As the contractor for a construction project, you are presented with significant risks, especially with each subcontractor you bring onto the job. You may be held liable for damages or injuries caused by the work subcontractors perform on your behalf – that could be an injured employee of a subcontractor or even injuries to on-site visitors. To reduce your exposure to loss and protect your business, it is critical to implement risk transfer strategies.
Risk transfer is shifting risks of loss for damage or injury to another party. For contractors, this means requiring provisions to be included in all subcontractor contracts in order to transfer the risk appropriately.
As you establish these contracts, it is important to consider these best practices:
Subcontract Agreement Practices
When working with a subcontractor, the following are important to have in place:
- Require a subcontract to be executed with all subcontractors prior to performing any work for the contractor.
- Include state appropriate indemnification and hold harmless language as well as safety language.
- Include an insurance section that outlines the minimum limits and coverages required to be provided by your subcontractor.
- Assign a person to be responsible for the insurance program. Ensure this individual is properly trained to review certificates of insurance/requirements. This includes monitoring all endorsements, exclusions, certificates of insurance, limits, effective dates, and carrier ratings to ensure they meet the specified requirements. This person ensures all appropriate forms are completed and maintained as records.
- Perform an annual audit to ensure the program is being effectively implemented and the appropriate risk transfer documentation exists.
Certificates Of Insurance
It is essential to request all subcontractors provide their certificates of insurance prior to the commencement of any work. Endorsement forms should also be sent with the certificates of insurance. It is recommended these certificates of insurance state:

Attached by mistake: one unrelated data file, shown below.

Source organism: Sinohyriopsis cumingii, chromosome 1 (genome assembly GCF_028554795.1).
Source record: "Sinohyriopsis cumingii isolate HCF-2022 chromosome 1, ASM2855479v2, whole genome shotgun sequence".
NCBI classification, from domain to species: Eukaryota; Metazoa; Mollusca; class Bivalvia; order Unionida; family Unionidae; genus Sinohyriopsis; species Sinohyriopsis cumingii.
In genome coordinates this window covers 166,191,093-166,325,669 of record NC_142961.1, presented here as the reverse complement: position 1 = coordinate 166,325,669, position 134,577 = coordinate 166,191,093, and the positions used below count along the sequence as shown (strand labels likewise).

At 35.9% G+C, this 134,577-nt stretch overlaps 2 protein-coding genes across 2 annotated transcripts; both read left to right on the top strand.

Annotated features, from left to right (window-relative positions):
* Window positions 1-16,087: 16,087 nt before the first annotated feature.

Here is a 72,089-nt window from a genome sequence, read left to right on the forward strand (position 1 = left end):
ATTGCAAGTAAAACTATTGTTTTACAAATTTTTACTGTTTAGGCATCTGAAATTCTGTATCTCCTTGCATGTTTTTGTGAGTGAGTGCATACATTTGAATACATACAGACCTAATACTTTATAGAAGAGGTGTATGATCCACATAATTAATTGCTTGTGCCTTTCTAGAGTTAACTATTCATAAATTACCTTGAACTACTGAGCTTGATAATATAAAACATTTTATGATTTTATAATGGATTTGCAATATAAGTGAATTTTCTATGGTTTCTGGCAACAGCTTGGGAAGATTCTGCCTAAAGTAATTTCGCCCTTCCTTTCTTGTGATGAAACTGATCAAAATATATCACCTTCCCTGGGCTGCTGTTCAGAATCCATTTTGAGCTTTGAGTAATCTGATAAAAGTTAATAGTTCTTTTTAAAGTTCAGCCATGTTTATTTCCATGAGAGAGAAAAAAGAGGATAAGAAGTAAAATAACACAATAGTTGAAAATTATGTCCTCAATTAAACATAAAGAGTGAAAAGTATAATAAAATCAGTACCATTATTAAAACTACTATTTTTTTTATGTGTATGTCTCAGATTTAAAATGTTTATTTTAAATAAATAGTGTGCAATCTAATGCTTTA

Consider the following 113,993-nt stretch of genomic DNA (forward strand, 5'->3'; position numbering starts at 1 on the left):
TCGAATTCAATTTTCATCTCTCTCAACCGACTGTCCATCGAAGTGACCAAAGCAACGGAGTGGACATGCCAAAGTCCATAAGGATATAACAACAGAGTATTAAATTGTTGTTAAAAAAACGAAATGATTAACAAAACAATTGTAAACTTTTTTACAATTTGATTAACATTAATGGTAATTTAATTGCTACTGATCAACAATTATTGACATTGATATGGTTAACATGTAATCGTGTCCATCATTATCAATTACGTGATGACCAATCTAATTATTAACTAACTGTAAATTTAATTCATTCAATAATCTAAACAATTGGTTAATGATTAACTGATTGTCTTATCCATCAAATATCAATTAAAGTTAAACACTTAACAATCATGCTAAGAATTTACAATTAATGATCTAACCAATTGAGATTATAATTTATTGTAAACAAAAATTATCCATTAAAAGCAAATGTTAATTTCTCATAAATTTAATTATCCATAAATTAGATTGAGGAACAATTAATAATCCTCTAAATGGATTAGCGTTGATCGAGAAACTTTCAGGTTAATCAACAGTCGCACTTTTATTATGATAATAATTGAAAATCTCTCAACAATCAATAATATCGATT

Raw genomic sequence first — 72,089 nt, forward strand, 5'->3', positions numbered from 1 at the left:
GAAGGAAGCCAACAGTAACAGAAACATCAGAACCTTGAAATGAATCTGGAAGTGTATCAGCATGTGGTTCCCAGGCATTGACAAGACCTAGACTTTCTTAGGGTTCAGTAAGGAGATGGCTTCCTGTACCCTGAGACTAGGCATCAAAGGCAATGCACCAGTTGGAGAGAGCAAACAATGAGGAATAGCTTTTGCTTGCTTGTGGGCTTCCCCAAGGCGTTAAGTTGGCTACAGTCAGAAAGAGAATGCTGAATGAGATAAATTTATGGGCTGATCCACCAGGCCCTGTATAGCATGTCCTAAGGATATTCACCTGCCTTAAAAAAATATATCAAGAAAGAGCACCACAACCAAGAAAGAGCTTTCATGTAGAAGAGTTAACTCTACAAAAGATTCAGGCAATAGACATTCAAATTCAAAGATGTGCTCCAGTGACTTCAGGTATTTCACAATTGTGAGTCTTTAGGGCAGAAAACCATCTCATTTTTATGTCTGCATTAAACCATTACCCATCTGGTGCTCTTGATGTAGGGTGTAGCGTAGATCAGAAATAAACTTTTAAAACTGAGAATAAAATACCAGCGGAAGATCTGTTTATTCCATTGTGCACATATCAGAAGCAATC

- Coverage will not be cancelled without 30 days written notice to you.
- Specific insurance requirements by line of coverage are discussed below:
Commercial General Liability
Commercial General Liability (CGL) protects businesses against liability for claims of bodily injury or property damage. Contracts should be in writing and require subs to name general contractor, owner, and indemnitees as an additional insured on their general liability and umbrella policies. Such coverage should include "completed operations,” not just ongoing operations. Stating the specific additional insured endorsement you desire is recommended to provide clarity. CGL Form CG2010 (11/85) or equivalent, including blanket forms which meet the same requirements, are the recommended forms to require.
Being named as an additional insured on your subcontractor's policy offers a number of advantages:
- Your company's policy limits remain available for your use in the event of a loss.
- Your company's policy limits are insulated from being exhausted, thereby allowing you to meet future contract coverage requirements.
- Additional insured status allows you to maintain a competitive advantage when bidding jobs.
- Defense is required to be provided by the subcontractor's insurance carrier, outside or in addition to the limit of liability.
- Subrogation is avoided.
- Your company may obtain additional coverage as an additional insured under the subcontractor's policy.
Commercial Business Auto
Commercial Business Auto policies protect the company’s use of cars, trucks, and other vehicles used in the business. It is recommended to ask subcontractors for the following:
- Provide an occurrence basis covering all owned, non-owned, and hired vehicles
- Provide primary and non-contributory wording
- Provide endorsement listing owner and contractor as additional insured
Workers' Compensation (WC) coverage should be carried by all subcontractors performing work on your behalf. Be sure none of the subcontractors exclude employees that are actively involved in the work at the jobsite. If an injury occurs to a person your subcontractor excluded, your company may lose the sole remedy provision of the Workers' Compensation Act. Then your own WC policy could have to pay and/or you could face a costly civil lawsuit. If your subcontractors do not carry WC, you will be charged premium on audit as if these workers were your own employees. Be sure to require a certificate of insurance evidencing WC coverage before letting other contractors do work for you.
A waiver of subrogation should be required by subcontractors on general liability, business auto, and WC. Consult your risk advisor to learn more about the recommended wording.
As you enter into contracts on your projects, it is critical to understand the risks involved – those you are being asked to assume and those you are trying to transfer. Though this list of strategies is not all-inclusive, it provides guidance on what to consider as you establish contracts with your subcontractors to appropriately and effectively transfer risk.